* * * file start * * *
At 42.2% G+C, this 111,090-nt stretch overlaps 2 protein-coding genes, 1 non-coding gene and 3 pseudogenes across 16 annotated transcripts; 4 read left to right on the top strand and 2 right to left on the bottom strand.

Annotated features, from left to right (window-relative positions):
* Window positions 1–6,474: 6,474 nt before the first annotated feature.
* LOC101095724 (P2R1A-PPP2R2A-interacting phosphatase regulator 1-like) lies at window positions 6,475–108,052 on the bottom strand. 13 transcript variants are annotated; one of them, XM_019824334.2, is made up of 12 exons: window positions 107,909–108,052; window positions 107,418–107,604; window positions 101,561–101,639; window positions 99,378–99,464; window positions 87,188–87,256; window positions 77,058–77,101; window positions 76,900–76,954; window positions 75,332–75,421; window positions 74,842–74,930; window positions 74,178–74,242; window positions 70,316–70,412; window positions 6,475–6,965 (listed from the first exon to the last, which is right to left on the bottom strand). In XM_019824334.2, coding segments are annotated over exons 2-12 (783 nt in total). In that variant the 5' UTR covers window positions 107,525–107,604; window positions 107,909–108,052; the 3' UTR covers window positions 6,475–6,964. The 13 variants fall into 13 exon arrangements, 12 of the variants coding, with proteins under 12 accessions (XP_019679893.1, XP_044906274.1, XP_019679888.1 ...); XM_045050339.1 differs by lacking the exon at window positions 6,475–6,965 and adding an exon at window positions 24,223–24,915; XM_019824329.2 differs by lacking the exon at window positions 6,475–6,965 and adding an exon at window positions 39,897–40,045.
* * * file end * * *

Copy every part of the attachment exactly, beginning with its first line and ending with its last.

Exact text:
At 42.2% G+C, this 111,090-nt stretch overlaps 2 protein-coding genes, 1 non-coding gene and 3 pseudogenes across 16 annotated transcripts; 4 read left to right on the top strand and 2 right to left on the bottom strand.

Annotated features, from left to right (window-relative positions):
* Window positions 1–6,474: 6,474 nt before the first annotated feature.
* LOC101095724 (P2R1A-PPP2R2A-interacting phosphatase regulator 1-like) lies at window positions 6,475–108,052 on the bottom strand. 13 transcript variants are annotated; one of them, XM_019824334.2, is made up of 12 exons: window positions 107,909–108,052; window positions 107,418–107,604; window positions 101,561–101,639; window positions 99,378–99,464; window positions 87,188–87,256; window positions 77,058–77,101; window positions 76,900–76,954; window positions 75,332–75,421; window positions 74,842–74,930; window positions 74,178–74,242; window positions 70,316–70,412; window positions 6,475–6,965 (listed from the first exon to the last, which is right to left on the bottom strand). In XM_019824334.2, coding segments are annotated over exons 2-12 (783 nt in total). In that variant the 5' UTR covers window positions 107,525–107,604; window positions 107,909–108,052; the 3' UTR covers window positions 6,475–6,964. The 13 variants fall into 13 exon arrangements, 12 of the variants coding, with proteins under 12 accessions (XP_019679893.1, XP_044906274.1, XP_019679888.1 ...); XM_045050339.1 differs by lacking the exon at window positions 6,475–6,965 and adding an exon at window positions 24,223–24,915; XM_019824329.2 differs by lacking the exon at window positions 6,475–6,965 and adding an exon at window positions 39,897–40,045.